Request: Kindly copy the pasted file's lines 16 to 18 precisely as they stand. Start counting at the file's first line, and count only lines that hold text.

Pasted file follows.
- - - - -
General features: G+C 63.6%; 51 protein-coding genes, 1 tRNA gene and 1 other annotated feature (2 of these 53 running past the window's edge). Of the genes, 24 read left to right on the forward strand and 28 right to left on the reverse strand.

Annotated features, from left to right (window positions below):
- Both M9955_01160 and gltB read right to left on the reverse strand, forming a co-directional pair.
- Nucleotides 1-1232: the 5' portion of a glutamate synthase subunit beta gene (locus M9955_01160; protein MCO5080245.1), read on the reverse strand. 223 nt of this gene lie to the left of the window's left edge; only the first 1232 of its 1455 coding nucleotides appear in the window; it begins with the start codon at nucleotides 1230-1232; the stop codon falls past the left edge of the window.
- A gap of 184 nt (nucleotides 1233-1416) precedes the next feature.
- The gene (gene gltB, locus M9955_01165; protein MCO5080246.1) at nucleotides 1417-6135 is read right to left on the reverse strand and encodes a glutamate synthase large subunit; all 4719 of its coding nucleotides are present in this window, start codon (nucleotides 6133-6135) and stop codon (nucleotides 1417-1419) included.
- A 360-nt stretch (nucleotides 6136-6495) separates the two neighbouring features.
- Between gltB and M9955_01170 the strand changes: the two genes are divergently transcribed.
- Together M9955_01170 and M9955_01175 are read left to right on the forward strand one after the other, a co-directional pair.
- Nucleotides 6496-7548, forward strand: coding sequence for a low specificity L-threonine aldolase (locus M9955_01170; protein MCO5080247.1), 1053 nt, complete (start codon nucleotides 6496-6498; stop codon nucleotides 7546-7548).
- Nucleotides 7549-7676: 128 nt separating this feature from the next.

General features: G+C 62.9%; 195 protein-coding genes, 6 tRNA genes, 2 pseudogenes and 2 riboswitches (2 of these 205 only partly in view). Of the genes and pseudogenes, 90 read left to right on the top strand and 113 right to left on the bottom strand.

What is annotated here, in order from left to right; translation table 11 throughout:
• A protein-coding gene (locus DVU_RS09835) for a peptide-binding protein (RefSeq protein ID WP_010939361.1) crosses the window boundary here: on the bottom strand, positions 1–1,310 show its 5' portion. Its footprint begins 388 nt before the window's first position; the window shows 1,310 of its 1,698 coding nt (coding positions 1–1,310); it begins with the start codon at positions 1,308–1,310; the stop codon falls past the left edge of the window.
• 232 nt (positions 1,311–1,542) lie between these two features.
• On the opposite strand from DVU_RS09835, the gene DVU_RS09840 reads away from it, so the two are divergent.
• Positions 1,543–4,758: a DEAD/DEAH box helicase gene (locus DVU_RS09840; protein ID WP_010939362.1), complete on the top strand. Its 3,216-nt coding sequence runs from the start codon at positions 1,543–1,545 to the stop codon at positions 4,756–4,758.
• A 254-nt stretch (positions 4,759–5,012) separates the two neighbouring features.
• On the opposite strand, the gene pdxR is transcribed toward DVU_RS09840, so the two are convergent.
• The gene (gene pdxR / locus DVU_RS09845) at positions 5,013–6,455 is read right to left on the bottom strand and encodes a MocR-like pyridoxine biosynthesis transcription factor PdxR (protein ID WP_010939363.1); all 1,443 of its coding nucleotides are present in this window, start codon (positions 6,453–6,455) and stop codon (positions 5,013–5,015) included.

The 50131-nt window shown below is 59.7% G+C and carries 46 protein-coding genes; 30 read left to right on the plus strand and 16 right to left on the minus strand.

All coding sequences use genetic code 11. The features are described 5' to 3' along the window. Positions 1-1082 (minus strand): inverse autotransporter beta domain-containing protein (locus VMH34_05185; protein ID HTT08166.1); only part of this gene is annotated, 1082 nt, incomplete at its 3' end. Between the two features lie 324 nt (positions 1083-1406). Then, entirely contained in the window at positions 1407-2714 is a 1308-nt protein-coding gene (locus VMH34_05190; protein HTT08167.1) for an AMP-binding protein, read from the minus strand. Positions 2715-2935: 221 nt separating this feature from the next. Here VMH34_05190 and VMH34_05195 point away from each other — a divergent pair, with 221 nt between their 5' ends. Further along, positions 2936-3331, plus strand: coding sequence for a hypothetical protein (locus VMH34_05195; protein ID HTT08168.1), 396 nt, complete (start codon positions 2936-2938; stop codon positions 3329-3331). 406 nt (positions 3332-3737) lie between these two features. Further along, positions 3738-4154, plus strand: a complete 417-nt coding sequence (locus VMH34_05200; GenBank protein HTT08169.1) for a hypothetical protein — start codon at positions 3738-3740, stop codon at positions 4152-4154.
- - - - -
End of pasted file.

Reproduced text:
• On the opposite strand from DVU_RS09835, the gene DVU_RS09840 reads away from it, so the two are divergent.
• Positions 1,543–4,758: a DEAD/DEAH box helicase gene (locus DVU_RS09840; protein ID WP_010939362.1), complete on the top strand. Its 3,216-nt coding sequence runs from the start codon at positions 1,543–1,545 to the stop codon at positions 4,756–4,758.
• A 254-nt stretch (positions 4,759–5,012) separates the two neighbouring features.